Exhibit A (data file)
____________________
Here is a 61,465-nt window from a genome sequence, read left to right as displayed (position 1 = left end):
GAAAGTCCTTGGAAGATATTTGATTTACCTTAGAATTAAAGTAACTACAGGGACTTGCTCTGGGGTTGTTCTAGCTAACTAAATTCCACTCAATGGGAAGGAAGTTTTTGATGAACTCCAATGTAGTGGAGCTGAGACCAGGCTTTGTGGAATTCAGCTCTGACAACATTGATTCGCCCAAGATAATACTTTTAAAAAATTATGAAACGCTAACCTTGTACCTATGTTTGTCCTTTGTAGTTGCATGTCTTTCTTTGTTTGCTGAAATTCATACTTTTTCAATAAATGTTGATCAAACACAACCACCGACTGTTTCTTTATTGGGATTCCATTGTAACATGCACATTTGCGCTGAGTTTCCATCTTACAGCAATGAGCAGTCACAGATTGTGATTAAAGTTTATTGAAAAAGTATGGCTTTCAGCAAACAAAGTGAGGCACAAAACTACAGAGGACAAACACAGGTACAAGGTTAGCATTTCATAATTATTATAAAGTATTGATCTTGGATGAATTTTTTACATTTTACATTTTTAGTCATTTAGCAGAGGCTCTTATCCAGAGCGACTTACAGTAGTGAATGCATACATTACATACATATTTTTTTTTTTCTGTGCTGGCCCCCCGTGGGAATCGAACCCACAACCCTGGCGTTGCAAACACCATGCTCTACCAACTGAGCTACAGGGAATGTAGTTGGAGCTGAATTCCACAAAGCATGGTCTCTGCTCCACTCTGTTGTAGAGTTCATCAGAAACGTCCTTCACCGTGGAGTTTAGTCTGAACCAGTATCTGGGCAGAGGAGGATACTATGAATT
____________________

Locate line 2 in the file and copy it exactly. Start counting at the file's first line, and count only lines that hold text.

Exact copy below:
GAAAGTCCTTGGAAGATATTTGATTTACCTTAGAATTAAAGTAACTACAGGGACTTGCTCTGGGGTTGTTCTAGCTAACTAAATTCCACTCAATGGGAAGGAAGTTTTTGATGAACTCCAATGTAGTGGAGCTGAGACCAGGCTTTGTGGAATTCAGCTCTGACAACATTGATTCGCCCAAGATAATACTTTTAAAAAATTATGAAACGCTAACCTTGTACCTATGTTTGTCCTTTGTAGTTGCATGTCTTTCTTTGTTTGCTGAAATTCATACTTTTTCAATAAATGTTGATCAAACACAACCACCGACTGTTTCTTTATTGGGATTCCATTGTAACATGCACATTTGCGCTGAGTTTCCATCTTACAGCAATGAGCAGTCACAGATTGTGATTAAAGTTTATTGAAAAAGTATGGCTTTCAGCAAACAAAGTGAGGCACAAAACTACAGAGGACAAACACAGGTACAAGGTTAGCATTTCATAATTATTATAAAGTATTGATCTTGGATGAATTTTTTACATTTTACATTTTTAGTCATTTAGCAGAGGCTCTTATCCAGAGCGACTTACAGTAGTGAATGCATACATTACATACATATTTTTTTTTTTCTGTGCTGGCCCCCCGTGGGAATCGAACCCACAACCCTGGCGTTGCAAACACCATGCTCTACCAACTGAGCTACAGGGAATGTAGTTGGAGCTGAATTCCACAAAGCATGGTCTCTGCTCCACTCTGTTGTAGAGTTCATCAGAAACGTCCTTCACCGTGGAGTTTAGTCTGAACCAGTATCTGGGCAGAGGAGGATACTATGAATT